The lack of warning, the many casualties, the proletarian background of many of the victims, and ETA’s quick disavowal of the crime all suggested that there was reason to question the assignment of blame. The police no longer considered eta capable of carrying off such an elaborate attack. Moreover, the telephones of known ETA collaborators were bugged. “The bad guys were calling each other, saying, ‘Was it us? It’s craziness!’” a senior intelligence official said.
That afternoon, detectives looked more carefully at the white van. They collected fingerprints, and under the passenger seat they found a plastic bag with seven detonators matching the type used in the bombings. There were cigarette butts, a woman’s wig, and a Plácido Domingo cassette. In the tape player was a different recording—it bore Arabic inscriptions, and turned out to be Koranic recitations for religious novices. By that time, police had learned that the explosive used in the bombings was Goma-2, which ETA no longer used. “We told the government that there was something odd, that it was possibly not ETA,” the intelligence official told me.
That evening, however, Aznar called the editors of Spain’s newspapers. “ETA is behind the attacks,” he assured them. Then he called José Luis Rodríguez Zapatero, his Socialist opponent, to tell him about the van with the Arabic tape; at the same time, he insisted that “there is no doubt who did the attacks.”
The case broke open in the middle of the night, when a young police officer, sorting through belongings recovered from the trains, opened a sports bag and discovered twenty-two pounds of Goma-2, surrounded by nails and screws. Two wires ran from a blue mobile phone to a detonator. It wasn’t clear why the bomb had failed to explode.
Police officers realized that a chip inside the phone would contain a record of recently dialled numbers. By tracing these calls, they were quickly able to map out a network of young Arab immigrants, many of whom were known to Spanish intelligence. Data stored on the chip revealed that a calling plan had been set up at a small telephone and copy shop in Lavapiés, a working-class neighborhood near the Atocha station. The store was owned by Jamal Zougam, a Moroccan who had previously been under surveillance because of alleged connections to Al Qaeda. He was soon arrested.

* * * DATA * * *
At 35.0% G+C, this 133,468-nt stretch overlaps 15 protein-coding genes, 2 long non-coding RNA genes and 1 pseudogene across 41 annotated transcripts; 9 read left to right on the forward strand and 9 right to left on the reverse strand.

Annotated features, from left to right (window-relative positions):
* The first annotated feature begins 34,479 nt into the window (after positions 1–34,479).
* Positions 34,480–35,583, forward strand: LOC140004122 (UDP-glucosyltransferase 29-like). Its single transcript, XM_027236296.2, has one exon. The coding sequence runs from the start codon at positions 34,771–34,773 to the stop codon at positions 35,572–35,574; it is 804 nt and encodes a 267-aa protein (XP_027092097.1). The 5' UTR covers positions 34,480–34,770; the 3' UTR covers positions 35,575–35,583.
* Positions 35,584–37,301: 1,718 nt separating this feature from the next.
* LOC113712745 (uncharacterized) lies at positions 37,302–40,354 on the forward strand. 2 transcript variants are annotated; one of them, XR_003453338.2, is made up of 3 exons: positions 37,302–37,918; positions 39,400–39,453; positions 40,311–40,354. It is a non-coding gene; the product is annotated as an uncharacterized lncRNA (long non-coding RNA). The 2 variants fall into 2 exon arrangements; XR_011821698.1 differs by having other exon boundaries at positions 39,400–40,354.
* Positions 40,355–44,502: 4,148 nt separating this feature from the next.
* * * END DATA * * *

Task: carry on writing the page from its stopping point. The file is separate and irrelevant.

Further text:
Information began leaking to the public about the direction of the investigation. By Friday afternoon, demonstrators were standing in front of the Atocha station, holding signs that linked the tragedy to the war in Iraq. It was clear that the election would swing on the question of whether Islamists or ETA terrorists were responsible for the bombings. That day, the Interior Minister, Ángel Acebes, insisted publicly that ETA was the prime suspect—even though the police were now certain that ETA was not directly involved.
At twilight, some eleven million Spaniards assembled around the country to protest the violence. In rainy Madrid, the umbrellas stretched for miles down the Paseo del Prado. The anger and grief of the marchers were compounded by confusion about the investigation. “I walked with a million people in Madrid’s streets,” Diego López Garrido, a Socialist deputy in the Spanish congress, told me. “Many people were saying, ‘Who is the author of these attacks?’ And they wondered, ‘Why is the government lying to us?’”
The day of the bombings, analysts at the Forsvarets Forskningsinstitutt, a Norwegian think tank near Oslo, retrieved a document that they had noticed on an Islamist Web site the previous December. At the time, the document had not made a big impression, but now, in light of the events in Madrid, it read like a terrorist road map. Titled “Jihadi Iraq: Hopes and Dangers,” it had been prepared by a previously unknown entity called the Media Committee for the Victory of the Iraqi People (Mujahideen Services Center).
The document, which is forty-two pages long and appears to be the work of several anonymous authors, begins with the proposition that although Coalition forces in Iraq, led by America, could not be defeated by a guerrilla insurgency, individual partners of the Coalition could be persuaded to depart, leaving America more vulnerable and discouraged as casualties increased and the expenses became insupportable. Three countries—Britain, Spain, and Poland—formed the European backbone of the Coalition. Poland appeared to be the most resolute, because the populace largely agreed with the government’s decision to enter Iraq. In Britain, the war was generally deplored. “Before the war, in February, about a million people went out on a huge march filling the streets of London,” the document notes. “This was the biggest march of political protest in the history of Britain.” But the authors suggest that the British would not withdraw unless the casualty count sharply increased.